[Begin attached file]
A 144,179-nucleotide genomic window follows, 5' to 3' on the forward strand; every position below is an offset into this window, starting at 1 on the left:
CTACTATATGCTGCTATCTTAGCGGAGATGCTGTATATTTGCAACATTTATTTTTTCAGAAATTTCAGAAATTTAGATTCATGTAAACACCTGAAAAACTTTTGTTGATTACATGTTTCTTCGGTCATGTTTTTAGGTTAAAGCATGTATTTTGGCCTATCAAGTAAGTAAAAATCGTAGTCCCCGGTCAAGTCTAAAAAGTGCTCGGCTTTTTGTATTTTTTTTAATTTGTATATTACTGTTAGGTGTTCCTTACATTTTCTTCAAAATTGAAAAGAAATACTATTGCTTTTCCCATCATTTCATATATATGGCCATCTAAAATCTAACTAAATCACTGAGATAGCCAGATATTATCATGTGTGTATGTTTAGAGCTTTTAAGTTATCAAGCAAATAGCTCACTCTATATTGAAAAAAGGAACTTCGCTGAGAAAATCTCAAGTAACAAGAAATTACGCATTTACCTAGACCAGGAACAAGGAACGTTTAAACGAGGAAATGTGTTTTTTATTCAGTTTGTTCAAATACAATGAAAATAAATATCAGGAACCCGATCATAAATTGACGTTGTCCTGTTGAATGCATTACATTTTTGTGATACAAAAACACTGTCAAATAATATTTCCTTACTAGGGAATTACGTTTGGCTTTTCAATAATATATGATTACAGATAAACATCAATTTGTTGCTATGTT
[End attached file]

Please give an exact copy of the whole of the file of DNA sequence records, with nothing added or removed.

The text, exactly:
A 144,179-nucleotide genomic window follows, 5' to 3' on the forward strand; every position below is an offset into this window, starting at 1 on the left:
CTACTATATGCTGCTATCTTAGCGGAGATGCTGTATATTTGCAACATTTATTTTTTCAGAAATTTCAGAAATTTAGATTCATGTAAACACCTGAAAAACTTTTGTTGATTACATGTTTCTTCGGTCATGTTTTTAGGTTAAAGCATGTATTTTGGCCTATCAAGTAAGTAAAAATCGTAGTCCCCGGTCAAGTCTAAAAAGTGCTCGGCTTTTTGTATTTTTTTTAATTTGTATATTACTGTTAGGTGTTCCTTACATTTTCTTCAAAATTGAAAAGAAATACTATTGCTTTTCCCATCATTTCATATATATGGCCATCTAAAATCTAACTAAATCACTGAGATAGCCAGATATTATCATGTGTGTATGTTTAGAGCTTTTAAGTTATCAAGCAAATAGCTCACTCTATATTGAAAAAAGGAACTTCGCTGAGAAAATCTCAAGTAACAAGAAATTACGCATTTACCTAGACCAGGAACAAGGAACGTTTAAACGAGGAAATGTGTTTTTTATTCAGTTTGTTCAAATACAATGAAAATAAATATCAGGAACCCGATCATAAATTGACGTTGTCCTGTTGAATGCATTACATTTTTGTGATACAAAAACACTGTCAAATAATATTTCCTTACTAGGGAATTACGTTTGGCTTTTCAATAATATATGATTACAGATAAACATCAATTTGTTGCTATGTT